UK: Energy bill rises blamed on green policies
PUBLISHED: 09:22 16 July 2013 | UPDATED: 09:22 16 July 2013
(C) by Caplio R4 User
Household energy bills will rise £240 a year by 2020 due largely to the mounting cost of government green policies, energy giant RWE npower has warned.
The “big six” power provider claimed energy company profits were not to blame for rising bills and said consumers should know the true cost of government investment in greener forms of energy production and efficiency programmes, which it said will be the main driver behind a hike in bills from £1,247 today to £1,487 by the end of the decade.
Paul Massara, npower chief executive, said: “Government policy is rightly delivering the transformation we need to address the UK’s poor housing stock and encourage investment required in new infrastructure - but achieving these aspirations comes at a cost, and this is what needs to be clearly communicated to consumers.
“The fact is that if people don’t take action to reduce energy consumption, their bills are going to rise.
“If we can’t be upfront about that, we won’t be able to convince people to make big changes to be more energy efficient.”
RWE npower said support for low-carbon technologies alone would add £82 to the average energy bill by the end of the decade, up from £34 this year, and £12 in 2007.
The cost of investing in low-carbon power sources accounts for less than 3% of the average household bill, but this will rise to 5.5% by the end of this decade, it added.
Meanwhile, energy profits have risen from £18 on the average dual fuel bill in 2007 to £59 this year and npower predicts that profits will rise to £71 in 2020, staying constant at around 5% of the bill.
Greg Barker, minister for energy and climate change, said of the npower report: “Global gas prices, not green policies, have been primarily pushing up energy bills.
“That is why it is vital we crack on with securing investment in a diverse energy mix that includes renewables and new nuclear, as well as gas.
“We must also continue to drive up the energy efficiency of the nation’s housing stock, particularly the homes of the most vulnerable households.”
He said government policies were keeping bills lower than doing nothing, with a typical household saving £65 today and £166 by 2020, compared with if the UK remained reliant on fossil fuels, failed to tackle climate change and did not make homes more efficient.
A separate report also found that while Britons are prepared to pay for a shift to renewables, they do not trust the Government or power companies to deliver a clean, secure and affordable energy system.
More than four-fifths (82%) of people surveyed as part of wider research into changing the UK’s energy system are worried about the country becoming dependent on energy from other countries.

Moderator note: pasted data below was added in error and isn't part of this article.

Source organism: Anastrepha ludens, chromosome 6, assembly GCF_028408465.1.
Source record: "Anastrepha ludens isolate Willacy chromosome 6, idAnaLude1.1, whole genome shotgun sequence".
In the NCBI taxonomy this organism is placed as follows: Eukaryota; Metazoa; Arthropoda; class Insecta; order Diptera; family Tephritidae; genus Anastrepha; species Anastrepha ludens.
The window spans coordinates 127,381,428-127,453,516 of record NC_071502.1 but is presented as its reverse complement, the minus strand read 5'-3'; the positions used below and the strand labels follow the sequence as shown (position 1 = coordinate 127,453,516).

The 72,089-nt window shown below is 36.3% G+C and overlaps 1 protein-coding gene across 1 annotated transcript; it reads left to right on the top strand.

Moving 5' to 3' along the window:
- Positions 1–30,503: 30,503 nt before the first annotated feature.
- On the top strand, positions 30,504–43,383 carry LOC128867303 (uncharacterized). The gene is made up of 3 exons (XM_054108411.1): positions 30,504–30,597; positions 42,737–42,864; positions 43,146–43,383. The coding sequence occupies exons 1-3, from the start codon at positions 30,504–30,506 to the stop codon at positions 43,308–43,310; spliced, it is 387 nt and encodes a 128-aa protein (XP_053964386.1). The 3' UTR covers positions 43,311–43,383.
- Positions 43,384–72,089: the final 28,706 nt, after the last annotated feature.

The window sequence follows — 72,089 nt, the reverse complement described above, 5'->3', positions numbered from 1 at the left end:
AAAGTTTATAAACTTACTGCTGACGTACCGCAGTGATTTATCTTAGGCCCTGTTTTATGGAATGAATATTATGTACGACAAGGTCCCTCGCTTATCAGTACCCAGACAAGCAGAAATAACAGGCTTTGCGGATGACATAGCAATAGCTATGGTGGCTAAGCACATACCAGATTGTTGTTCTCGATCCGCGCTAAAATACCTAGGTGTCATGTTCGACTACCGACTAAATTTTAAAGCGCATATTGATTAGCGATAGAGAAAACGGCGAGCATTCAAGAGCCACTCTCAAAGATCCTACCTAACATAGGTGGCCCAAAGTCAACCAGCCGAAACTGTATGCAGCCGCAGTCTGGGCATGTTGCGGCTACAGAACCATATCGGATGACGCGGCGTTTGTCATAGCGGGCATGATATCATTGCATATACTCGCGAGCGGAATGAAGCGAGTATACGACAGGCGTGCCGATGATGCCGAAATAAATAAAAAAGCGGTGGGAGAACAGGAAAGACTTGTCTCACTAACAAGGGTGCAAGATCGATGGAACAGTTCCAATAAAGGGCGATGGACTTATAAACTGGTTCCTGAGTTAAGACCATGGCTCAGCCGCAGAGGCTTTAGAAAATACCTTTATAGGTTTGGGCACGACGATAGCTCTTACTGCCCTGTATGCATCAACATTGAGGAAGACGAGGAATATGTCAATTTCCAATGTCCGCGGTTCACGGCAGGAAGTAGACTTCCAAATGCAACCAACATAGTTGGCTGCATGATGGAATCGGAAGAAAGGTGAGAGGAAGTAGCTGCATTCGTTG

Almost as many (79%) want to see a reduction in fossil fuel use in the next few decades and a similar number (81%) would like to reduce their energy use, the poll of 2,441 people revealed.
Support for renewables among the public is strong, with 85% backing solar power and 75% in favour of wind despite controversies over the technologies, and three-quarters of those polled (74%) were concerned about climate change.
But power companies and the Government are not trusted to deliver what people wanted: an efficient, non-wasteful energy system that was affordable, fair, protected the environment and did not infringe on personal choices.
While the cost of bills was an important issue, people did not just want the cheapest energy system that did not address all the other concerns they had.
And mistrust was generated when people were told bills would go up to pay for clean power, and then saw “big six” profits soar, the researchers warned. The Government was seen as untrustworthy due to mixed signals about energy policy.
Researcher Dr Catherine Butler said: “If Government or energy companies are saying your bills are going up because of renewables, that isn’t necessarily going to be taken on trust.”
She added: “There’s a real sense of anger about the profit-making nature of energy companies when it’s seen as a basic need, not a consumer good.”
Alex Laskey, president of Opower which works with power companies to save consumers money on their energy bills, said suppliers needed to rebuild trust with their customers.
“The relationship between the big six and customers in the UK can’t be salvaged and completely repaired overnight,” he warned.
But he said there was a “tremendous strategic advantage” for a company to come out and say it was going to do things differently and give householders the tools and information they needed to save energy and money.